In 1820 there was a religious revival in upstate New York where the Presbyterians, Baptists, and Methodist, “used all the powers of both reason and sophistry” to convince their listeners that they alone were teaching the true gospel of Jesus Christ and that all the other churches were in error, thereby “endeavoring to establish their own tenets and disprove all others” (JS History 1:9).
This led a young 14-year-old boy by the name of Joseph Smith to wonder, “In the midst of this war of words and tumult of opinions, I often said to myself: What is to be done? Who of all these parties are right; or, are they all wrong together? If any one of them be right, which is it, and how shall I know it?” (JS History 1:10).
What caused this young boy’s confusion was that each church claimed that salvation only came from accepting what they taught and therefore, joining their religious denomination was the only way to being saved. It wasn’t until around the mid-20th century when the idea of not needing to belong to a specific church organization in order to be saved began to become popularly preached.
But why is it important to our salvation to belong to the right or correct church?
When Jesus walked the earth, he taught people what they needed to know in order to be saved and after his death, the apostles carried his message to the world, but what did they teach?
Today, some churches say they taught that baptism is absolutely essential for salvation, while others say it’s an important ritual that should be done but that it has no saving power, while still others say that baptism is nothing more than a nice symbolic gesture but is not necessary at all.
But, if baptism is absolutely necessary for salvation, then all those who say otherwise are denying people the opportunity to become saved. On the other hand, if baptism is not necessary for salvation, then those who say it is, are deceiving their followers by teaching false doctrine.
Some churches say the apostles taught that salvation comes from keeping the commandments of God, while others say the apostles taught that we are saved only by God’s grace, and not because of anything we do. But, if keeping God’s commandments is essential for salvation, then those who say otherwise are preventing people from being saved. On the other hand, if keeping God’s commandments has no effect on our salvation, then those who teach the need to keep the commandments are leading their followers away from God’s grace.
Some churches teach that once a person has been saved, there is nothing they can do to lose their salvation, while other churches teach that our salvation can be lost if we commit certain sins without repenting, and both sides of this issue cite numerous verses from the New Testament to support their position.
As we’ve already discussed, most of the more traditional churches believe that a person must belong to their organization in order to be saved, while many of the newer churches say that our salvation is not dependent on which church a person belongs to.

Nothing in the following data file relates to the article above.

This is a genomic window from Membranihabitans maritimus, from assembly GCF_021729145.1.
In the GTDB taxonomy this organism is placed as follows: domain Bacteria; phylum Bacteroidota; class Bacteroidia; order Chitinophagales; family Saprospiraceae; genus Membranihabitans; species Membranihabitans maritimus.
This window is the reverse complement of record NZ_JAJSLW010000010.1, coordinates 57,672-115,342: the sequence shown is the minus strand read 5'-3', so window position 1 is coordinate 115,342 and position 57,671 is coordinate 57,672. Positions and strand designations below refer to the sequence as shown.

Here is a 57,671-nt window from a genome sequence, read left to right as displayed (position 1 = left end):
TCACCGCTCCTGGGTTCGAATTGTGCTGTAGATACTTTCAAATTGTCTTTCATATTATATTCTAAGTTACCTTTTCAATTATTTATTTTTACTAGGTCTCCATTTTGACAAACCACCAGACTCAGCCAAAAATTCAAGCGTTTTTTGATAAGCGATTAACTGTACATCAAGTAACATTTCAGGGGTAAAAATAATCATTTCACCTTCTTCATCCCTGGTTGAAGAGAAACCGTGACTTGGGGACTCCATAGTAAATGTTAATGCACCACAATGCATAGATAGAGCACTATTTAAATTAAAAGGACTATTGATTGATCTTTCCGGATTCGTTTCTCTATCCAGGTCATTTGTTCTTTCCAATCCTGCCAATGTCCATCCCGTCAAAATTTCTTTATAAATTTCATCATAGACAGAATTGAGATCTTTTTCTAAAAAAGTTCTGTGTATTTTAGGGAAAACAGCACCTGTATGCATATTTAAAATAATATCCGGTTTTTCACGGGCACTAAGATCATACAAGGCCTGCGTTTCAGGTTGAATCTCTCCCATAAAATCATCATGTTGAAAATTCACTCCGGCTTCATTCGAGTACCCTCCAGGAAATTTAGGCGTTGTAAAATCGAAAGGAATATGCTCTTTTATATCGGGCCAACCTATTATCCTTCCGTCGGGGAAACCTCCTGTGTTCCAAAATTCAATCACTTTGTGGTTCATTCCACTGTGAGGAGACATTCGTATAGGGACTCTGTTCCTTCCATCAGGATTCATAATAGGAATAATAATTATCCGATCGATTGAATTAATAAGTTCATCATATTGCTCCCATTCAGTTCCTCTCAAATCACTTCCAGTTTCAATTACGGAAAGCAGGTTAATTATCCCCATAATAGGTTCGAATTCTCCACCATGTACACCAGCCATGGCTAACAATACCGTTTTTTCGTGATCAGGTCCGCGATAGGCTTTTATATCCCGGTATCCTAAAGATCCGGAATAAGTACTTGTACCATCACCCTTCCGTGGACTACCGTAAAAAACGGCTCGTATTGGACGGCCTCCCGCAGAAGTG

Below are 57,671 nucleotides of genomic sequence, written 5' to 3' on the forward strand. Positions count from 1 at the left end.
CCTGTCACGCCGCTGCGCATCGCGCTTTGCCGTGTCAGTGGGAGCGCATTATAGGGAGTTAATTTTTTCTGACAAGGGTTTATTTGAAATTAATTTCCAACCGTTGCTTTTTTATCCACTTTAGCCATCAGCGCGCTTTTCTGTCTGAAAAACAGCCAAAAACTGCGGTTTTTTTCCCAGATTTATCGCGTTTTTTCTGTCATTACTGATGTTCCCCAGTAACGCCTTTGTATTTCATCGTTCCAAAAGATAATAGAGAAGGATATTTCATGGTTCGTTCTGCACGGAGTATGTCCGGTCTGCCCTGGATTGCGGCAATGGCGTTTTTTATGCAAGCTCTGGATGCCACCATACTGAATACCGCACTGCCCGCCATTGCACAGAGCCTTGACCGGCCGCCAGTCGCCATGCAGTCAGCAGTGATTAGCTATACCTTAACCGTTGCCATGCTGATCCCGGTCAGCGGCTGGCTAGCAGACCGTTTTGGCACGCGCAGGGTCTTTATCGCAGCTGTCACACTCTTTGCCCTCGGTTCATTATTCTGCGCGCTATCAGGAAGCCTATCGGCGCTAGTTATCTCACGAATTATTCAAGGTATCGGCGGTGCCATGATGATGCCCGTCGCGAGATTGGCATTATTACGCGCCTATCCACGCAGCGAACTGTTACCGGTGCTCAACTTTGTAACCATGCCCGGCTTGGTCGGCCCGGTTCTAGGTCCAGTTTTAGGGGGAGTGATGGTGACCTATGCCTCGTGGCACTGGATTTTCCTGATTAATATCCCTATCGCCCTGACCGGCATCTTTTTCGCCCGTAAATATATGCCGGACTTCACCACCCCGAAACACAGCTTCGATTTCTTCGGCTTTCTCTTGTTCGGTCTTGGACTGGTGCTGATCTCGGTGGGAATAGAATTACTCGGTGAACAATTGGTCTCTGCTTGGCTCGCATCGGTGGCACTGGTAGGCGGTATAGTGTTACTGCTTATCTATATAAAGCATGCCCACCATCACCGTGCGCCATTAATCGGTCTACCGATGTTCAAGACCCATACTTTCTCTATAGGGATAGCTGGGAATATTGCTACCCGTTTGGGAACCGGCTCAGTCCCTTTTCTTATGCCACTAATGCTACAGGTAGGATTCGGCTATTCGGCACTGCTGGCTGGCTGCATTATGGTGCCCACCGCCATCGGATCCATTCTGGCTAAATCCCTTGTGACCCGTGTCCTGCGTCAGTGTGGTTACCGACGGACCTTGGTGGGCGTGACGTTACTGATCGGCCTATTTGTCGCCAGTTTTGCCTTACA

Since all of these issues directly relate to our salvation, then it’s extremely important to know with certainty whose teachings are correct and whose teachings are false.
The apostle Paul explained the purpose of the church when he said, “And he (Jesus) gave some, apostles; and some, prophets; and some, evangelists; and some, pastors and teachers; For the perfecting of the saints, for the work of the ministry, for the edifying of the body of Christ: Till we all come in the unity of the faith, and of the knowledge of the Son of God, unto a perfect man, unto the measure of the stature of the fulness of Christ: That we henceforth be no more children, tossed to and fro, and carried about with every wind of doctrine, by the sleight of men, and cunning craftiness, whereby they lie in wait to deceive; Ephesians 4:11-14)
Paul explained that one of the reasons why Jesus established a formal church organization was to help “all come in the unity of the faith, and of the knowledge of the Son of God… That we henceforth be no more children, tossed to and fro, and carried about with every wind of doctrine” (Ephesians 4:13,14)
One of the essential functions of the church is to teach correct doctrine and to prevent people from being led astray by those who teach false doctrine. Nearly every letter that Paul wrote as contained in our Bible was written to combat some form of false teaching that was already beginning to take hold among the members of the church. The Apostle Peter and Jude likewise wrote letters to combat false ideas that Christians were beginning to believe.
After the death of the apostles, there was an explosion of false doctrine that was being taught in the church, and it was the bishops, as successors to the apostles, who were responsible for making sure that their church members were being taught the correct doctrines.
As Paul explained, an important function of the church is to help us “all come in the unity of the faith and that there be no divisions among you; but that ye be perfectly joined together in the same mind” (1 Corinthians 1:10). However, today, there is no unity among Christians in what they believe and instead of being “perfectly joined together in the same mind,” there is nothing but division and confusion among them. Instead of Christians being united in their “knowledge of the Son of God,” there are many different beliefs among Christians about what Jesus taught.
If there is no formal church organization with leaders who can declare with divine authority what is truth and what is error, then people are left on their own to believe whatever they want. This is the very reason why there are tens of thousands of different Christian churches in the world today, with each one teaching something different than all the others. As a result, today’s Christians are literally being “tossed to and fro and carried about with every wind of doctrine.”